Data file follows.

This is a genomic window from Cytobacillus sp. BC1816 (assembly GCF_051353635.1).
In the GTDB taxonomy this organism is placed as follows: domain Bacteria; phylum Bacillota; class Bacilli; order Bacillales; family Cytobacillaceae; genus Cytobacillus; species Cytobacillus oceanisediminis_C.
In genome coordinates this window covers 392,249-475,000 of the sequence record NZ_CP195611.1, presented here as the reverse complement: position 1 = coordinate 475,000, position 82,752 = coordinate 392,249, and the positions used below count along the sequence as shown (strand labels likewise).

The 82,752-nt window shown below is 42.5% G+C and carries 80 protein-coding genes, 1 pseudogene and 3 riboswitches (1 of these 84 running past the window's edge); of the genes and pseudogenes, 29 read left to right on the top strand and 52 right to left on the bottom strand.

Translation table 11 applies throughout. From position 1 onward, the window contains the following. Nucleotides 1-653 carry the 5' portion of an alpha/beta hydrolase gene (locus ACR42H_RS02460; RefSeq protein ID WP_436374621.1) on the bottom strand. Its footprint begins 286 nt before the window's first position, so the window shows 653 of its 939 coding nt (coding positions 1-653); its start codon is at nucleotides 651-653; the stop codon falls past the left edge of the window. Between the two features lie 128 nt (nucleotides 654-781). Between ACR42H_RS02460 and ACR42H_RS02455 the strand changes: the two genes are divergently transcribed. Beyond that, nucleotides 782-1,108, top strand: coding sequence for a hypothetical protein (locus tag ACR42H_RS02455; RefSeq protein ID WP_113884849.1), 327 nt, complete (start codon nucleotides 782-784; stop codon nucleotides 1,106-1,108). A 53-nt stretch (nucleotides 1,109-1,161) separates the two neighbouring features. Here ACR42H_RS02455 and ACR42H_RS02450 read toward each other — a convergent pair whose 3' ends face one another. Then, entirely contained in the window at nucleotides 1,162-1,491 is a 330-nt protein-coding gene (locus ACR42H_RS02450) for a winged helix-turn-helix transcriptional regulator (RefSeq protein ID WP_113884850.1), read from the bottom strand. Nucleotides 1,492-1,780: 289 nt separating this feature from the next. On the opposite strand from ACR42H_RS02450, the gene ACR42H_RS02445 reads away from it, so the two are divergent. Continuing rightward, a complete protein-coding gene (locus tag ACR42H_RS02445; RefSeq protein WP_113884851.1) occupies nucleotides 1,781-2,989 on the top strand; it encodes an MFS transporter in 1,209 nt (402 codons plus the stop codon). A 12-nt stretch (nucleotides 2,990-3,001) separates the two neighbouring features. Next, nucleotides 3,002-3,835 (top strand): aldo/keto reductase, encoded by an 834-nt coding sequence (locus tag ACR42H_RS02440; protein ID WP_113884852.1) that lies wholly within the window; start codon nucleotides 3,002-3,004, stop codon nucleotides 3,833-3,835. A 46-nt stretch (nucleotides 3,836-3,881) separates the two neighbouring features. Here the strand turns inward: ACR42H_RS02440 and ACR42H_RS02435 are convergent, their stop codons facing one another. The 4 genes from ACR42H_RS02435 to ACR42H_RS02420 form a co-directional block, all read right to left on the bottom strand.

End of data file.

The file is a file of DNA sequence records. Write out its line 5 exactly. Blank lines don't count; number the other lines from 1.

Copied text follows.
Translation table 11 applies throughout. From position 1 onward, the window contains the following. Nucleotides 1-653 carry the 5' portion of an alpha/beta hydrolase gene (locus ACR42H_RS02460; RefSeq protein ID WP_436374621.1) on the bottom strand. Its footprint begins 286 nt before the window's first position, so the window shows 653 of its 939 coding nt (coding positions 1-653); its start codon is at nucleotides 651-653; the stop codon falls past the left edge of the window. Between the two features lie 128 nt (nucleotides 654-781). Between ACR42H_RS02460 and ACR42H_RS02455 the strand changes: the two genes are divergently transcribed. Beyond that, nucleotides 782-1,108, top strand: coding sequence for a hypothetical protein (locus tag ACR42H_RS02455; RefSeq protein ID WP_113884849.1), 327 nt, complete (start codon nucleotides 782-784; stop codon nucleotides 1,106-1,108). A 53-nt stretch (nucleotides 1,109-1,161) separates the two neighbouring features. Here ACR42H_RS02455 and ACR42H_RS02450 read toward each other — a convergent pair whose 3' ends face one another. Then, entirely contained in the window at nucleotides 1,162-1,491 is a 330-nt protein-coding gene (locus ACR42H_RS02450) for a winged helix-turn-helix transcriptional regulator (RefSeq protein ID WP_113884850.1), read from the bottom strand. Nucleotides 1,492-1,780: 289 nt separating this feature from the next. On the opposite strand from ACR42H_RS02450, the gene ACR42H_RS02445 reads away from it, so the two are divergent. Continuing rightward, a complete protein-coding gene (locus tag ACR42H_RS02445; RefSeq protein WP_113884851.1) occupies nucleotides 1,781-2,989 on the top strand; it encodes an MFS transporter in 1,209 nt (402 codons plus the stop codon). A 12-nt stretch (nucleotides 2,990-3,001) separates the two neighbouring features. Next, nucleotides 3,002-3,835 (top strand): aldo/keto reductase, encoded by an 834-nt coding sequence (locus tag ACR42H_RS02440; protein ID WP_113884852.1) that lies wholly within the window; start codon nucleotides 3,002-3,004, stop codon nucleotides 3,833-3,835. A 46-nt stretch (nucleotides 3,836-3,881) separates the two neighbouring features. Here the strand turns inward: ACR42H_RS02440 and ACR42H_RS02435 are convergent, their stop codons facing one another. The 4 genes from ACR42H_RS02435 to ACR42H_RS02420 form a co-directional block, all read right to left on the bottom strand.